Pratiyogita Darpan Current Events Round Up Volume I
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arrest a person for posting allegedly offensive content on websites. The Supreme Court is examining the constitutional validity of Section 66A of the amended Indian Information Technology Act 2000. The bench, however, did not strike down two other provisions Sections 69A and 79 of the IT Act and said that they can remain enforced with certain restrictions. Section 69A provides power to issue directions to block public access of any information through any computer resource and 79 provides for exemption from liability of intermediary in certain cases. Terming liberty of thought and expression as cardinal , a bench of Justices J. Chelameswar and R. F. Nariman said, The public s right to know is directly affected by Section 66A of the Information Technology Act. Justice Nariman also said that the provision clearly affects the fundamental right to freedom of speech and expression enshrined in the Constitution. Elaborating the grounds for holding the provision as unconstitutional , the Court said that terms like annoying , inconvenient and grossly offensive used in the
What is Section 66A of the IT Act Section 66A defines the punishment for Sending offensive messages through a computer or any other communication device like a mobile phone or a tablet. A conviction can fetch a maximum of three years in Jail and a fine.
What is Problem with Section 66A of the IT Act The Vagueness about what is offensive . The world has a very wide can notation, and is open to distinctive, varied interpretations. It is subjective, and what may be innocuous for one person may lead to a complaint from someone else and, consequently, an arrest under Section 66A if the police prima facie accepts the latter person s view.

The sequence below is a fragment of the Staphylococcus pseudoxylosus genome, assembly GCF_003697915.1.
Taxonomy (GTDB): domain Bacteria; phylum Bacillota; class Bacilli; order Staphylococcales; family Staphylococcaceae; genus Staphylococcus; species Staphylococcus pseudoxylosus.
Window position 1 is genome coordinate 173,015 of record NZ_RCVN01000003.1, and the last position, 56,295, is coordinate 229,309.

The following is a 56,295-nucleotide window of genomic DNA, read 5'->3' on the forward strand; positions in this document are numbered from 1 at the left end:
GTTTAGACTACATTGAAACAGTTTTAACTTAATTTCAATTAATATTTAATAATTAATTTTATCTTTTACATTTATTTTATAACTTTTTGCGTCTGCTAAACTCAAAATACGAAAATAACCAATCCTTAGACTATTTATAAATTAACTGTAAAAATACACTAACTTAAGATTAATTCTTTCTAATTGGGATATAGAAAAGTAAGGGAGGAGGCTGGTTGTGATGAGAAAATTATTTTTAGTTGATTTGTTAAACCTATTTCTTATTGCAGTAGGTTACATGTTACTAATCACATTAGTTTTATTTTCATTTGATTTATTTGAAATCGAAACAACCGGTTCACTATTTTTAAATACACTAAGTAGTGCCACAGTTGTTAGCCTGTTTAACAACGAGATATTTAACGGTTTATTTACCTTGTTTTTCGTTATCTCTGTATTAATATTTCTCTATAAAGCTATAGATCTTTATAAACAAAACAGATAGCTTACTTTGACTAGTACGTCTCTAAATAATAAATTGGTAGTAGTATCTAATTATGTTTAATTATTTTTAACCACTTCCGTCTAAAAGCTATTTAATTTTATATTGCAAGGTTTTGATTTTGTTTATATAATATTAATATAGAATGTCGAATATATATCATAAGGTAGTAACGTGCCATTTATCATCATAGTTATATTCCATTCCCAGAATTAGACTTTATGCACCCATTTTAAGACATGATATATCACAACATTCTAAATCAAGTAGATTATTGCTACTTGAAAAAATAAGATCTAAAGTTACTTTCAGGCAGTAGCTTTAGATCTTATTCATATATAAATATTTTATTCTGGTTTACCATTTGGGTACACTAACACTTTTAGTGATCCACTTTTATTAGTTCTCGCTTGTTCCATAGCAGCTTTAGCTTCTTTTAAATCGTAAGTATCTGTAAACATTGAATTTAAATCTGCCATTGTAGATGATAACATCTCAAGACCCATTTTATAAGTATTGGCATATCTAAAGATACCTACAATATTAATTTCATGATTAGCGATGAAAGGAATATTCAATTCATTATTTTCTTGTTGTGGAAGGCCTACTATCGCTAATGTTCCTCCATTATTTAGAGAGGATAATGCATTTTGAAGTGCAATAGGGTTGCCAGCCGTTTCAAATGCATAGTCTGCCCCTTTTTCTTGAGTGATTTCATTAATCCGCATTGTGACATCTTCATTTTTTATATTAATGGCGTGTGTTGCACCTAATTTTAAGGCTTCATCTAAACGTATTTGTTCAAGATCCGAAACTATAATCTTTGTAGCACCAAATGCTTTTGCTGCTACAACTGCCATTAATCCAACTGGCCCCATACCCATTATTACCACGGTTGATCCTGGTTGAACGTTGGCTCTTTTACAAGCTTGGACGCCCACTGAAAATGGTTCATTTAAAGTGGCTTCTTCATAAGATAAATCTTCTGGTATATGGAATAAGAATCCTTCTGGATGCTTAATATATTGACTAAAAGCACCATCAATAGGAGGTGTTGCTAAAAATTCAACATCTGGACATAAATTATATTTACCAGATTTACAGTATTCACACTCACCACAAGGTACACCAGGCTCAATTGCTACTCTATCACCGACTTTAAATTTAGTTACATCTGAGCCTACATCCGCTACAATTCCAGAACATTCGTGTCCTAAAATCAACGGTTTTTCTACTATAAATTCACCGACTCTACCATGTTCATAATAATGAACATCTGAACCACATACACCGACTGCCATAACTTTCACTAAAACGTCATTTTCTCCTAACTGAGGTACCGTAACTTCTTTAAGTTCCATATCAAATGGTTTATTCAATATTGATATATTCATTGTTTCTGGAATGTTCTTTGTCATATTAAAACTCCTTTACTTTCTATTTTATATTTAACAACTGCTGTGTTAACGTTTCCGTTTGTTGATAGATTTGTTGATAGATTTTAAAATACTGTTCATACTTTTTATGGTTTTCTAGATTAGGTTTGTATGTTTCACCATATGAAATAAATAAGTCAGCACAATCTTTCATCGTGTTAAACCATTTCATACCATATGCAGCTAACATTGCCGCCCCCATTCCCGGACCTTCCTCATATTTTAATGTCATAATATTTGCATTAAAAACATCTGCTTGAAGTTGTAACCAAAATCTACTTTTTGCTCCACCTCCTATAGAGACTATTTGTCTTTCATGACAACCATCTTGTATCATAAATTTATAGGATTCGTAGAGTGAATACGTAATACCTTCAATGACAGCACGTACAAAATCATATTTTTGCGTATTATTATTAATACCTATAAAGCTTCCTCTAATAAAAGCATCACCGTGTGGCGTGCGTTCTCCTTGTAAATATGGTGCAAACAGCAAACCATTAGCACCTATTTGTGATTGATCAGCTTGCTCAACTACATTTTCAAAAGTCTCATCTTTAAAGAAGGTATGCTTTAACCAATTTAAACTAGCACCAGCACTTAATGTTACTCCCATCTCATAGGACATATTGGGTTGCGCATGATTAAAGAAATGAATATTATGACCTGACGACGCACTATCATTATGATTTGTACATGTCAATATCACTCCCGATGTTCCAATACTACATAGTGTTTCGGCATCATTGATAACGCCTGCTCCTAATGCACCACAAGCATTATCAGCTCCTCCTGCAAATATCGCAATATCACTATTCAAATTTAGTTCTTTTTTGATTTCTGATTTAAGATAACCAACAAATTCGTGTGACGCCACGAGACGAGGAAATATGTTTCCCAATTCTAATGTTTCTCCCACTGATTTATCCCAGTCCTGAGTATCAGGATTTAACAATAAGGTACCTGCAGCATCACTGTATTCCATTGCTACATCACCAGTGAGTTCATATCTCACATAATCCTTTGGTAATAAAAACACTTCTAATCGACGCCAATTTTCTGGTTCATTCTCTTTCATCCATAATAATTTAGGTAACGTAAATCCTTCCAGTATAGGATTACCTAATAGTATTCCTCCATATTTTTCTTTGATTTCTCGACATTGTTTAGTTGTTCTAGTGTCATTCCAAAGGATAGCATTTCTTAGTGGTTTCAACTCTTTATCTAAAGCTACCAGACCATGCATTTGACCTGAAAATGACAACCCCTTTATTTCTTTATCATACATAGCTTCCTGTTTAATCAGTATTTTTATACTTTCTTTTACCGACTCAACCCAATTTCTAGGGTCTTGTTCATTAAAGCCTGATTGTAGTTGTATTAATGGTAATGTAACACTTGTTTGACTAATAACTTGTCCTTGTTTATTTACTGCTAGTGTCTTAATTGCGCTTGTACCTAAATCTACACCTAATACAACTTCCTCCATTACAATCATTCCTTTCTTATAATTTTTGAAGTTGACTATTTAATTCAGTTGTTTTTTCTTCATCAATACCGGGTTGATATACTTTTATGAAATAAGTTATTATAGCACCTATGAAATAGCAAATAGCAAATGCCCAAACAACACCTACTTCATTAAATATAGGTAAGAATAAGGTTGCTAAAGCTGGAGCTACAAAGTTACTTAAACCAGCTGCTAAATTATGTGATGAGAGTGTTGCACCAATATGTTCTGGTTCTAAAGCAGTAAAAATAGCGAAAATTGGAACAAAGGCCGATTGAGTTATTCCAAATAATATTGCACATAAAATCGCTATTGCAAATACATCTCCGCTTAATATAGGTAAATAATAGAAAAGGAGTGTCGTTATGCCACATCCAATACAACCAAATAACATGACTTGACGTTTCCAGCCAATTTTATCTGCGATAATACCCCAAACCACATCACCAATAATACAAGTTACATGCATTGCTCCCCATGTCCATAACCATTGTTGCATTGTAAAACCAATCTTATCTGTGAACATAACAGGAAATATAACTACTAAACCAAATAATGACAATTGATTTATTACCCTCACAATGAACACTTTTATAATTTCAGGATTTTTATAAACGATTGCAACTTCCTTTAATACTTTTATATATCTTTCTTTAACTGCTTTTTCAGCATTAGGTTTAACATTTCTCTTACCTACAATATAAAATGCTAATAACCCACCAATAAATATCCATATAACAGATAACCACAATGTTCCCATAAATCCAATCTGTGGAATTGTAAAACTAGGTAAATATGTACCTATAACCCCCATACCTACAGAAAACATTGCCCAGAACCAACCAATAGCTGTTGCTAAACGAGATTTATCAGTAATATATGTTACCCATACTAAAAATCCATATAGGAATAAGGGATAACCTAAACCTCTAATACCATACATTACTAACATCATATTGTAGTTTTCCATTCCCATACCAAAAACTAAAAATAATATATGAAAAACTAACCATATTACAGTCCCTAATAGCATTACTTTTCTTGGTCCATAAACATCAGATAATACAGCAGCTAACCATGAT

What are the Grounds for the Challenge While the objective behind the 2008 amendment was to prevent the misuse of information technology, particularly through social media, section 66A comes with extremely wide parameters, which allow whimsical interpretations by law enforcement agencies. Most of the terms used in the section have not been specifically defined under the Act. The petition has argued that it is a potential tool to gag legitimate free speech online and to curtail freedom of speech and expression guaranteed under the constitution, going for beyond the ambit of reasonable restrictions on that freedom.
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provision are vague as it is difficult for the law enforcement agency and the offender to understand the ingredients of the offence.
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